I find it intriguing how an over-crowded and hyper-competitive mobile app market ends up creating a hyper-competitive market for websites advertising these same apps. Ironically, these sites have to market themselves using many of the same techniques, via things like SEO and using forums to advertise. Ultimately, all of these web sites must earn enough money to support their hosting and development costs via some form of paid advertising, such as charging for reviews or expedited listing.

The smaller a review site is, the easier it will be to get your app on there, but the less useful it will be because of the smaller amount of traffic to that site. Everyone wants to submit their apps to the sites with all the hits, and submitting them to the minor sites is less important. You can see some of this in my brief look at some page view hits when I advertised my previous game, where there was over a 10x difference between the site with most hits and least hits.

The funny thing about all these sites is that I think the average user doesn’t even know about them. I’ve been getting apps for iOS for years now, and until recently I’d say 90% of the apps I got were found directly on the Apple App Store, or because I heard about it from a magazine, news site, or word of mouth. Of these, discovery from the App Store leads to a very biased selection (with many games that make me want to scream “why is this popular?!?!”), but as a user it’s just so easy to do, instead of fishing through hundreds of review sites.

I think the fact that iOS apps can only be sold directly through the App Store is one reason that people are less apt to try out other stores, since you’re not going to find any good deals there. Compare this with how you can find various PC or console games in online retailers at varying prices, including used copies.

I’m starting to get the feeling that these app review sites may not really be worth my time (except possibly the most popular ones), though I don’t have enough data to make that judgement yet. But I’m quite confident that a really great app or game doesn’t need to be advertised on 1,000 different sites to become popular.

Hobby Game Developers: to use version control or not?

Version control, sometimes called source control, is the process of using a program to manage multiple versions of a software project, typically saving things in a remote database or similar structure. There are many version control packages available, including CVS, ClearCase, Perforce, and Git, the last of which has risen to great popularity in the last few years.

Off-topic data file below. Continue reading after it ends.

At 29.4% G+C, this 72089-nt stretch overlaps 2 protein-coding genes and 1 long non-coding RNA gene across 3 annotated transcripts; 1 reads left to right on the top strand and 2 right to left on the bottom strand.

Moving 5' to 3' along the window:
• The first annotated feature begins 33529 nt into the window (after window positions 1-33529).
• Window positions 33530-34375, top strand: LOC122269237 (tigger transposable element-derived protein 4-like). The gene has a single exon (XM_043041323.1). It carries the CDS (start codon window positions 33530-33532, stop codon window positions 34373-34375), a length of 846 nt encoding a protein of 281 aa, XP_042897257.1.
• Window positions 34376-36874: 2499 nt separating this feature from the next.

There are several advantages to using a version control package, with some of the major ones being:

  • All changes are backed up, so if data is lost or accidentally erased on your machine you can recover it.
  • By looking at the various revisions in the system, you can follow the flow of changes. This can really help out in triaging bugs for complex projects.
  • You can work on several different versions in parallel and do an automated merge at some point to join the code from two or more versions. This comes in handy if you have a stable version that you are submitting to the app store, and a an experimental one with unfinished changes. In team projects where a single source file or module can be worked on by several people at once, this is even more important.

For any project that has more than two or three people, I’d say that source control is a necessity that can save hours if not days or work, especially for complex projects. Most of the projects I worked on in my day job used some form of version control.

However, for a hobby developer that is working on a game by him or herself, the advantages are much less. I’ve tried to use Git for one of my hobby projects, but ended up never needing it. This may be because of some habits I have developed over time. For instance, when I am going to make a major change to a function I often will copy that function, and keep the original one. This makes it easy to go back to the original if I end up breaking something, or decide the refactor I was attempting is not worth it after all. Also, I typically make sure my code is buildable every few minutes, as opposed to writing hundreds of lines of code for hours, and then trying to build. If you get a compile-time failure in that scenario, it can take quite a while to figure out where things are broken, and source control can potentially help there.

Instead what I do is simply zip my entire project directory and email myself once a day, so I have both a basic backup and ability to check previous versions. But I’ve almost never needed that, I do it primarily for peace of mind just in case my machine’s HD crashes – something that has happened more than once.